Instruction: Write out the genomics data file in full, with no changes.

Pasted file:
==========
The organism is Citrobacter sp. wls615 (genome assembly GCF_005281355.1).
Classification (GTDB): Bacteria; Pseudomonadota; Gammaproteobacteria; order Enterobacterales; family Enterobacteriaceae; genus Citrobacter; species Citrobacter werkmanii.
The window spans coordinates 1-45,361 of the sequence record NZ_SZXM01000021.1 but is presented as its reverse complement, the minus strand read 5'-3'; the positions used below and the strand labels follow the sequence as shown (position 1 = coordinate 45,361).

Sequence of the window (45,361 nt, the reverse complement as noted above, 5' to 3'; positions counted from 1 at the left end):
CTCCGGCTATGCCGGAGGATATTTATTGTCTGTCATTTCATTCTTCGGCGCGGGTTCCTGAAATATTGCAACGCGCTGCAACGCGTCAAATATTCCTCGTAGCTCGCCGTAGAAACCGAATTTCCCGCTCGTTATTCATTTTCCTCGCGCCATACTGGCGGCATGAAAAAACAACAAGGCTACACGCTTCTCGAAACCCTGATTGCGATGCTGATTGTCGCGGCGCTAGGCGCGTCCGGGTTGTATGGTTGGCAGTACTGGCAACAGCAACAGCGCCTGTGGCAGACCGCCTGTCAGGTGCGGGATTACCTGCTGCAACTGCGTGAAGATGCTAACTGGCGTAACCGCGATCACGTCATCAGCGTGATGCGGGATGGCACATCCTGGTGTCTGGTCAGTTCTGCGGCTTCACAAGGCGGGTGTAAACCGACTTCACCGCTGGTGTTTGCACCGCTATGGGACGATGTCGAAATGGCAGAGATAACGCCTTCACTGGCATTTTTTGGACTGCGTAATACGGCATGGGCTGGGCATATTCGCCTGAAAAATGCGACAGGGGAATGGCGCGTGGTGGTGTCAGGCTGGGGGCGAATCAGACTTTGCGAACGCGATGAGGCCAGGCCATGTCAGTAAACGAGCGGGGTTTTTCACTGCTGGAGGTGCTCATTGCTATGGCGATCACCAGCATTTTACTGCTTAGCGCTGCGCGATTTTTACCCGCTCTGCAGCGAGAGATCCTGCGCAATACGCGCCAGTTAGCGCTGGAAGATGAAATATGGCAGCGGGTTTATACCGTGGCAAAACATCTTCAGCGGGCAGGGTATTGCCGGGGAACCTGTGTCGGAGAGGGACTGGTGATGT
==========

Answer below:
The organism is Citrobacter sp. wls615 (genome assembly GCF_005281355.1).
Classification (GTDB): Bacteria; Pseudomonadota; Gammaproteobacteria; order Enterobacterales; family Enterobacteriaceae; genus Citrobacter; species Citrobacter werkmanii.
The window spans coordinates 1-45,361 of the sequence record NZ_SZXM01000021.1 but is presented as its reverse complement, the minus strand read 5'-3'; the positions used below and the strand labels follow the sequence as shown (position 1 = coordinate 45,361).

Sequence of the window (45,361 nt, the reverse complement as noted above, 5' to 3'; positions counted from 1 at the left end):
CTCCGGCTATGCCGGAGGATATTTATTGTCTGTCATTTCATTCTTCGGCGCGGGTTCCTGAAATATTGCAACGCGCTGCAACGCGTCAAATATTCCTCGTAGCTCGCCGTAGAAACCGAATTTCCCGCTCGTTATTCATTTTCCTCGCGCCATACTGGCGGCATGAAAAAACAACAAGGCTACACGCTTCTCGAAACCCTGATTGCGATGCTGATTGTCGCGGCGCTAGGCGCGTCCGGGTTGTATGGTTGGCAGTACTGGCAACAGCAACAGCGCCTGTGGCAGACCGCCTGTCAGGTGCGGGATTACCTGCTGCAACTGCGTGAAGATGCTAACTGGCGTAACCGCGATCACGTCATCAGCGTGATGCGGGATGGCACATCCTGGTGTCTGGTCAGTTCTGCGGCTTCACAAGGCGGGTGTAAACCGACTTCACCGCTGGTGTTTGCACCGCTATGGGACGATGTCGAAATGGCAGAGATAACGCCTTCACTGGCATTTTTTGGACTGCGTAATACGGCATGGGCTGGGCATATTCGCCTGAAAAATGCGACAGGGGAATGGCGCGTGGTGGTGTCAGGCTGGGGGCGAATCAGACTTTGCGAACGCGATGAGGCCAGGCCATGTCAGTAAACGAGCGGGGTTTTTCACTGCTGGAGGTGCTCATTGCTATGGCGATCACCAGCATTTTACTGCTTAGCGCTGCGCGATTTTTACCCGCTCTGCAGCGAGAGATCCTGCGCAATACGCGCCAGTTAGCGCTGGAAGATGAAATATGGCAGCGGGTTTATACCGTGGCAAAACATCTTCAGCGGGCAGGGTATTGCCGGGGAACCTGTGTCGGAGAGGGACTGGTGATGT